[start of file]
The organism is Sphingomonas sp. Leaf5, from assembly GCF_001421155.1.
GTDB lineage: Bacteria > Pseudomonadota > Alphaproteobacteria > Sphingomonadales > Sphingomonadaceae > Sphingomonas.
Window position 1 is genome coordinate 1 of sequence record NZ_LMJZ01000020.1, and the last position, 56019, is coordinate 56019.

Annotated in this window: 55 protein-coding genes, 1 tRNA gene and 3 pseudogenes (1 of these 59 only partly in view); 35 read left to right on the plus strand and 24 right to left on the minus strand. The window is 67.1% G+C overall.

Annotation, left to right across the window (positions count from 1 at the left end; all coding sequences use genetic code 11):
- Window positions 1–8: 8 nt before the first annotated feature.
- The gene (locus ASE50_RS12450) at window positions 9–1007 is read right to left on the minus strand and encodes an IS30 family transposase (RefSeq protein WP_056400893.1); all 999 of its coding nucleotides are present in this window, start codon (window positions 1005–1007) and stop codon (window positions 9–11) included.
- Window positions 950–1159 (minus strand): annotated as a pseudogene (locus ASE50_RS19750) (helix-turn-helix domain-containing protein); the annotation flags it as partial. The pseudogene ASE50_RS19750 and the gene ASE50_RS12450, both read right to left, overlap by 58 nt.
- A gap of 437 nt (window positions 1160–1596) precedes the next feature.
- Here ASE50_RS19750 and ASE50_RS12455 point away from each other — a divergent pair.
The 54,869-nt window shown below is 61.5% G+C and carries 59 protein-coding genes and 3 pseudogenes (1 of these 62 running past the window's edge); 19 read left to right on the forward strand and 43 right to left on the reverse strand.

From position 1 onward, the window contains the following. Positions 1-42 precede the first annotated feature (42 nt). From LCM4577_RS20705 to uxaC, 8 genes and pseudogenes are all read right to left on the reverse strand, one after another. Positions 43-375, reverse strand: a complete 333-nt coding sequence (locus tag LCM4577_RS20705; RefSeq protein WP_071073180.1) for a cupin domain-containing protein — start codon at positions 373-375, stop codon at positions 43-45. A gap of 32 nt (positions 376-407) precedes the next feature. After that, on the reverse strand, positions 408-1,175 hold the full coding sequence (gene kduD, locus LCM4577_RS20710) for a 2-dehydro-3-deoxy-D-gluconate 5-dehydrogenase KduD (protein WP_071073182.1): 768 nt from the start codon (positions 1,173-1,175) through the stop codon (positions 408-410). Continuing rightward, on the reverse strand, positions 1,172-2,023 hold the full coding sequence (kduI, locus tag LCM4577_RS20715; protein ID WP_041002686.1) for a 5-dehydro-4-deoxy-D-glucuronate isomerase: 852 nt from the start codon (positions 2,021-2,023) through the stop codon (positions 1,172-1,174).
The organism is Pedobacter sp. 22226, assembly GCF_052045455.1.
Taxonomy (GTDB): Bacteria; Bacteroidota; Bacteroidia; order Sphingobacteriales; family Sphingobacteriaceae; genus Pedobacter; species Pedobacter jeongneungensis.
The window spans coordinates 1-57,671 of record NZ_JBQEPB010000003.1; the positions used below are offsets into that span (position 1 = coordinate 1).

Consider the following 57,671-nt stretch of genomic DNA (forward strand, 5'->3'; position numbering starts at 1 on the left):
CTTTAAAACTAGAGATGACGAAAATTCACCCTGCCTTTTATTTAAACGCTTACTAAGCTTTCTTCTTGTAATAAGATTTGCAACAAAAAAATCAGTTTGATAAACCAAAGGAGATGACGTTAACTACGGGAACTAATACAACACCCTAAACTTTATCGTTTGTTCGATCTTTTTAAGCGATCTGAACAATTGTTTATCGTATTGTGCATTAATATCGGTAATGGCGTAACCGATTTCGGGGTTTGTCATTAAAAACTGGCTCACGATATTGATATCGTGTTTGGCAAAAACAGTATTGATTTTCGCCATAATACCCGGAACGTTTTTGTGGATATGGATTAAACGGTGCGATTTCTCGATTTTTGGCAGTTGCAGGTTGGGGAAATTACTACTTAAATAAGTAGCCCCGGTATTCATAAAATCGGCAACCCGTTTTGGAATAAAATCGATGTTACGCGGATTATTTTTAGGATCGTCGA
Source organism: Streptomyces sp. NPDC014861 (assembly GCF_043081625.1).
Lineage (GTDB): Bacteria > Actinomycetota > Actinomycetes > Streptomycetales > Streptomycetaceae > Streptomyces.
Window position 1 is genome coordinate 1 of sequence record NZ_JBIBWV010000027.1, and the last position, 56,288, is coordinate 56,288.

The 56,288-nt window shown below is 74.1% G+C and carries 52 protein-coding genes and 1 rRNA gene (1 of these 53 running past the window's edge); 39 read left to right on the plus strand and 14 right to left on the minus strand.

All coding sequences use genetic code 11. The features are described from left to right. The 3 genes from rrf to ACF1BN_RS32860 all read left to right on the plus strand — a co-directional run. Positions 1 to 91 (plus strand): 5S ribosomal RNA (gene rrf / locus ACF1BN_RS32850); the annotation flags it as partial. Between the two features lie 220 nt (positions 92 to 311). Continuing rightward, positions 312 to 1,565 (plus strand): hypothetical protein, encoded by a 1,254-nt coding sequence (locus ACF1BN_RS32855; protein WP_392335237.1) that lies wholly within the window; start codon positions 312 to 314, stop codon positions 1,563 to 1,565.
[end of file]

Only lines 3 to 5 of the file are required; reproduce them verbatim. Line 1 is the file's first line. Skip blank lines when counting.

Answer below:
Window position 1 is genome coordinate 1 of sequence record NZ_LMJZ01000020.1, and the last position, 56019, is coordinate 56019.

Annotated in this window: 55 protein-coding genes, 1 tRNA gene and 3 pseudogenes (1 of these 59 only partly in view); 35 read left to right on the plus strand and 24 right to left on the minus strand. The window is 67.1% G+C overall.

Annotation, left to right across the window (positions count from 1 at the left end; all coding sequences use genetic code 11):